Real estate and law are just two examples; tax preparation is another. According to a report on Marketplace.org, H&R Block is using IBM's Watson computer system to try to win market share back from on-line rivals like TurboTax. The system has mastered all of the thousands of pages of the U.S. tax code and is constantly learning how to optimize returns. Human tax preparers still meet with clients, but as they input the data into the system, Watson will prompt them to focus on areas they might have overlooked.

According to Brian Uzzi of the Kellogg School of Management, "Watson would be like the second brain that would allow [tax preparers] to become familiar with and ask questions about tax code that they otherwise can't commit to memory, but [with it they] may be able to offer the same services at a lower cost and on a larger scale."

Based on this trend, we foresee the following developments:

First, artificial intelligence will replace humans in the area of making predictions in many applications by 2020; however, until at least 2025 humans will still be needed to make judgments based on those predictions.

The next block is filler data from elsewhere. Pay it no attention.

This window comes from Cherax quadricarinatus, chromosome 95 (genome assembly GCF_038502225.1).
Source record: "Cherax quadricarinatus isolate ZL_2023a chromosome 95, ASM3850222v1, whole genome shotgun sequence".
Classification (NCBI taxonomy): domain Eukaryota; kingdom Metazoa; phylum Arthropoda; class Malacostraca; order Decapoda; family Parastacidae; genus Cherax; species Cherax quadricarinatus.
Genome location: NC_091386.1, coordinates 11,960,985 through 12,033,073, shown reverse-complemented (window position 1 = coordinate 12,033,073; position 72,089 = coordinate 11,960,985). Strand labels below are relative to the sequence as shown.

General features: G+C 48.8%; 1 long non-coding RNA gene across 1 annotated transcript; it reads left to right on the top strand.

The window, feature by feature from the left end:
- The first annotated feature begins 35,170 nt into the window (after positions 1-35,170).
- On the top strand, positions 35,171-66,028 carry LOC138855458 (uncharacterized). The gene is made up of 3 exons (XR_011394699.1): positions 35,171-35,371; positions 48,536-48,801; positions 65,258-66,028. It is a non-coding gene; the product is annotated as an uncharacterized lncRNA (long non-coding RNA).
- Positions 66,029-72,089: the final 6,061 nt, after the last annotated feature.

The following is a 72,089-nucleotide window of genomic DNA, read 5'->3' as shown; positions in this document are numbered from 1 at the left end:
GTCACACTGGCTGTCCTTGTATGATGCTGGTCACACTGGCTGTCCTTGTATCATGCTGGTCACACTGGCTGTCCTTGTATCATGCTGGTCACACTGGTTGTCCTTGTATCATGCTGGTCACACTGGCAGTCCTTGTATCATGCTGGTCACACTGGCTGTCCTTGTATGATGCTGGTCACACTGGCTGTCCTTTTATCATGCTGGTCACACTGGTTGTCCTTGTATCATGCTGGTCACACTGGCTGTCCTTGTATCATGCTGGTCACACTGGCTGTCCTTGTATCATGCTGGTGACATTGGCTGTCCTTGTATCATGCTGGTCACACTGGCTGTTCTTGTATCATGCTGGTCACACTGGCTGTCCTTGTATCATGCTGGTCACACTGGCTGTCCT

One simple example cited by Agrawal is Google's Inbox by Gmail, which learns how people respond to emails by reading vast numbers of messages and replies. As a result, Inbox will suggest several short responses to an incoming email, but the human user must rely on his or her own judgment to select the best option. The user saves time by choosing from a menu of choices rather than typing a unique message, which means emails can be handled faster, leaving more time for productive work.

Second, AI will revolutionize healthcare, by providing more accurate diagnoses in less time.

As we reported in our July 2016 issue, IBM estimates that by 2020, the amount of medical data will double every 73 days, and Wired.com found that a physician would have to spend 160 hours a week to read the new medical research that is published. IBM's Watson supercomputer needs only 15 seconds to read 40 million documents, and can search for patterns in the medical records of 1.5 million patients. That allows Watson to correctly diagnose lung cancer in 90 percent of cases, compared to 50 percent for trained physicians. But while AI will dramatically reduce the costs of prediction in healthcare, human doctors will still need to make judgments about how to inform patients and their families about the diagnosis, and to choose the right treatment plan for the individual patient.

Third, as the cost of prediction plummets, employers will focus on finding managers and employees who exercise good judgment.